One of the most memorable conversations of 2021 arose from unexpected circumstances. During a dinner over Thanksgiving break, my partner’s brother, Austin, needed to grab something from the local market. I’d been sedentary and gorging myself all weekend, so I volunteered to walk with him. We’d never interacted in a 1:1 setting before so I was curious what we’d talk about.

To my pleasant surprise, we hit the ground running as soon as we set off. No pleasantries or idle comments about the weather. We quickly covered artificial intelligence, remote teaching (he’s a teacher), and a smattering of other topics. But one in particular dominated the discussion — the pros and cons of technology.

For brevity, I’ll paraphrase our respective stances. Austin argued that technology is net negative to humanity. While I, as the tech startup employee, argued that technology is net positive. In hindsight, as with most things, we were both right.

We had such an engaging conversation, and I knew I’d need to process it later especially since I instinctively knew that technology brings changes both good and bad, and therefore got the sinking feeling we may have missed something as we each laid out our arguments and counterarguments.

After stumbling upon a twenty year old website, I realize what I’d missed. It’s not about what technology, but rather how it’s being applied. The site refers to this concept as technorealism — a bridge between techno-utopianism and neo-Luddism.

Over two decades and many technological advances later, the principles of technorealism still speak to me loud and clear.

  1. Technologies are not neutral. The greatest challenge with machine learning is bias. No data set that powers an algorithm is ever fully representative. Equally worrying is that these biases compound exponentially at scale. But most concerning is that these biases are a black box to us. A human may not have made the right decision because of their own biases, but at least we can get to the why. We can’t blindly assume that more decisions driven by algorithms is better.
  2. The internet is revolutionary, but not utopian. Virtual reality is undeniably one of the most revolutionary technologies today, but that doesn’t make it utopian. Over a decade ago, Ready Player One suggested as much. The metaverse may eventually change how we experience the internet but it first needs to solve a much more pressing problem — rampant harassment and assault. We can’t look to the internet to solve all our problems.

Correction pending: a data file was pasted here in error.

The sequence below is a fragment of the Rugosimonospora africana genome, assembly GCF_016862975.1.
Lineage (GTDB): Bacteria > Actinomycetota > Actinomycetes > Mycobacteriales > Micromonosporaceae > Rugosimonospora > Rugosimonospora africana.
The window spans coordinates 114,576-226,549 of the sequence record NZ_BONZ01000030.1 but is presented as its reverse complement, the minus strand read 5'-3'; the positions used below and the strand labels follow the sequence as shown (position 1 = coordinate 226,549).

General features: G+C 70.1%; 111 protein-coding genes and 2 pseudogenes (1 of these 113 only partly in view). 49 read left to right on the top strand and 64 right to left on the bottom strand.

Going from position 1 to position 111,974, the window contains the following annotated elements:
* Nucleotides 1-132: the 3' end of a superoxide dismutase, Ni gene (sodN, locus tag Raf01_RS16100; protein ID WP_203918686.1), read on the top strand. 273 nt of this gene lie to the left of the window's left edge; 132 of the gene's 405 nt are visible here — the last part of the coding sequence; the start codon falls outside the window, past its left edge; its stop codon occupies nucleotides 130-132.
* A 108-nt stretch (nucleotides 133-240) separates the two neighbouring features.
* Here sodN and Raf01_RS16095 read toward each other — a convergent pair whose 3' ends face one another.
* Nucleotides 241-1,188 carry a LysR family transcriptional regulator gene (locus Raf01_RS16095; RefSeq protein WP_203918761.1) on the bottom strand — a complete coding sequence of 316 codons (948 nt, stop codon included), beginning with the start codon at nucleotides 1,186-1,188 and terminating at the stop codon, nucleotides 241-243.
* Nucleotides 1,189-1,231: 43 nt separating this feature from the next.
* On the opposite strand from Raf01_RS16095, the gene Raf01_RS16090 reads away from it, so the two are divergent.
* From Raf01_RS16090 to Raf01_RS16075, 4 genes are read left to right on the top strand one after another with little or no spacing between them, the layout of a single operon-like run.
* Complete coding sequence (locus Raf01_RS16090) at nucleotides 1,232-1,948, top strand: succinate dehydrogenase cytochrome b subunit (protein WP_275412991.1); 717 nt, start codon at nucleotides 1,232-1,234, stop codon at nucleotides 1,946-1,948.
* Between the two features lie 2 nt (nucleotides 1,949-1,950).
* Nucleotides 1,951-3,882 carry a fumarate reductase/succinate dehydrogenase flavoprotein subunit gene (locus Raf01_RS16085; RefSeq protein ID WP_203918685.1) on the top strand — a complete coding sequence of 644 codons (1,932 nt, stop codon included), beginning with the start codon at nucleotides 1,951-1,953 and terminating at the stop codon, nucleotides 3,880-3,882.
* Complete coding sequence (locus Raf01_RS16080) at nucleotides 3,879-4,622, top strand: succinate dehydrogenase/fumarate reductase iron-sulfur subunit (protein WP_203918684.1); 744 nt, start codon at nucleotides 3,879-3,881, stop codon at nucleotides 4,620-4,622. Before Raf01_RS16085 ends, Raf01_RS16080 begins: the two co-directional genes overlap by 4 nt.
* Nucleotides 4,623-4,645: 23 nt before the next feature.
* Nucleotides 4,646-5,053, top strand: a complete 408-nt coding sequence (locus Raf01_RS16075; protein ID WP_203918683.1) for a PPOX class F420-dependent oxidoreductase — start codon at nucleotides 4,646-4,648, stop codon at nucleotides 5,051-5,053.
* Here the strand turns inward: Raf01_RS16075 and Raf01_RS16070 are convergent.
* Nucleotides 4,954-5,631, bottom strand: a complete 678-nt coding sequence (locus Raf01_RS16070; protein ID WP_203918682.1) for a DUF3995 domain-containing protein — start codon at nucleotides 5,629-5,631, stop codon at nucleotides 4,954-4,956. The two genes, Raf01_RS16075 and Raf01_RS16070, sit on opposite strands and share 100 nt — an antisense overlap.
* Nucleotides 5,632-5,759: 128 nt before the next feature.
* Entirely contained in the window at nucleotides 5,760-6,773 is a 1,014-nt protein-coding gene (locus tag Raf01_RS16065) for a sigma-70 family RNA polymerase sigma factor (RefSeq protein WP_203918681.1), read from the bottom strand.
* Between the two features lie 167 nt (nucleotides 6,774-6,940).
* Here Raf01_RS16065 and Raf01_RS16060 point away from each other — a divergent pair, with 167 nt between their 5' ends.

3. Government has an important role to play on the electronic frontier. Tech companies had decades to consolidate their position and dominate markets before the government finally decided to step in. Just because tech companies have loftier mission statements than the oil and finance companies of old doesn’t mean that unchecked power won’t stifle innovation and create negative ramifications. Even tech companies themselves recognize this! Microsoft has repeatedly called for regulation of facial recognition software, and the government needs to step up before it’s too late.
  4. Information is not knowledge. We live in an echo chamber, constantly getting spammed by and consuming an overwhelming amount of messages, articles, and ads. Everyone has a voice and it’s amplified with technology. We find ourselves getting yelled at — unable to turn off all the voices — while our attention flits from one stimulant to the next. Information is plentiful, yet knowledge is harder than ever to come by. We don’t need more information; we need to reason and make sense of what we already have.
  5. Wiring the schools will not save them. COVID was the ultimate experiment. It’s still too early to make any sweeping conclusions, but it sure seems like not all learning can be replicated or accelerated by technology. Even pre-COVID, technology in the classroom had not meaningfully improved learning outcomes. We teach more of the same things (e.g. math, history, english), but not necessarily the right things (e.g. problem solving, adaptability, how to learn, resilience, collaboration).
  6. Information wants to be protected. Identity and privacy has finally drawn our attention in the past five to ten years. While it’s still a largely one-sided battle in favor of the tech companies who provide services in favor of collecting and selling your data, there’s a slowly growing awareness and resistance to the fragmentation and exploitation of our personal data.

When considering how technology is applied, it’s worth pointing out that technology is merely a means to an end. That end, in this case, is the continuation of the human race. So with that in mind, I propose one additional principle.

The survival of humanity is increasingly volatile. We can talk to friends and family all over the world, research life-extending medicines, and build spaceships to explore potentially habitable planets. But we also build weapons that can wipe us off the face of the planet, are more distracted than ever from existential issues like climate change, and continue to widen the inequality gap between those who have and those who don’t. Simply put, the highs are higher and the lows are lower. Technology creates many more paths to survival, but at what cost? Are we destined to survive in the metaverse like the Fermi paradox suggests, existing solely in a digital world?

I’m grateful for the conversation that night with Austin. It prompted me to evaluate my own views on technology with a more critical lens. From a bright-eyed technologist to now a technorealist, I expect my views to continue evolving as technology inevitably progresses. I, for one, still believe we can find ways to apply technology in the right ways that will best serve humanity, and am as energized as ever to play my small part in doing so.



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